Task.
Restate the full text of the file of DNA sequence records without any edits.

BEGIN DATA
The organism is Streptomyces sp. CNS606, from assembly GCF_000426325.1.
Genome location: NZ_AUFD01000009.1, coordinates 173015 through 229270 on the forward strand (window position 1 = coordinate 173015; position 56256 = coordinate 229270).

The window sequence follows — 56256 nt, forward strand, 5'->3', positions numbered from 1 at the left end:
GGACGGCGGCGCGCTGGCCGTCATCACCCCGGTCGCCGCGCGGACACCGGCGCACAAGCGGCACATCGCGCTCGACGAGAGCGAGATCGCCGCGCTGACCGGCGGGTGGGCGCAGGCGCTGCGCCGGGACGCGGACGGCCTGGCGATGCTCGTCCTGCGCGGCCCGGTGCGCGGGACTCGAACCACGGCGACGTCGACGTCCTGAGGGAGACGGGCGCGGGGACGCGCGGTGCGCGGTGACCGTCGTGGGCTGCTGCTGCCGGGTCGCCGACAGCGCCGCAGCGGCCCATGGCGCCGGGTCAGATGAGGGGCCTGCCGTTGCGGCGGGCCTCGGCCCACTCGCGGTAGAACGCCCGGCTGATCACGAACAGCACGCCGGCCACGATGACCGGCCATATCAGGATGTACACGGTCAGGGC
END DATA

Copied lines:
The organism is Streptomyces sp. CNS606, from assembly GCF_000426325.1.
Genome location: NZ_AUFD01000009.1, coordinates 173015 through 229270 on the forward strand (window position 1 = coordinate 173015; position 56256 = coordinate 229270).

The window sequence follows — 56256 nt, forward strand, 5'->3', positions numbered from 1 at the left end:
GGACGGCGGCGCGCTGGCCGTCATCACCCCGGTCGCCGCGCGGACACCGGCGCACAAGCGGCACATCGCGCTCGACGAGAGCGAGATCGCCGCGCTGACCGGCGGGTGGGCGCAGGCGCTGCGCCGGGACGCGGACGGCCTGGCGATGCTCGTCCTGCGCGGCCCGGTGCGCGGGACTCGAACCACGGCGACGTCGACGTCCTGAGGGAGACGGGCGCGGGGACGCGCGGTGCGCGGTGACCGTCGTGGGCTGCTGCTGCCGGGTCGCCGACAGCGCCGCAGCGGCCCATGGCGCCGGGTCAGATGAGGGGCCTGCCGTTGCGGCGGGCCTCGGCCCACTCGCGGTAGAACGCCCGGCTGATCACGAACAGCACGCCGGCCACGATGACCGGCCATATCAGGATGTACACGGTCAGGGC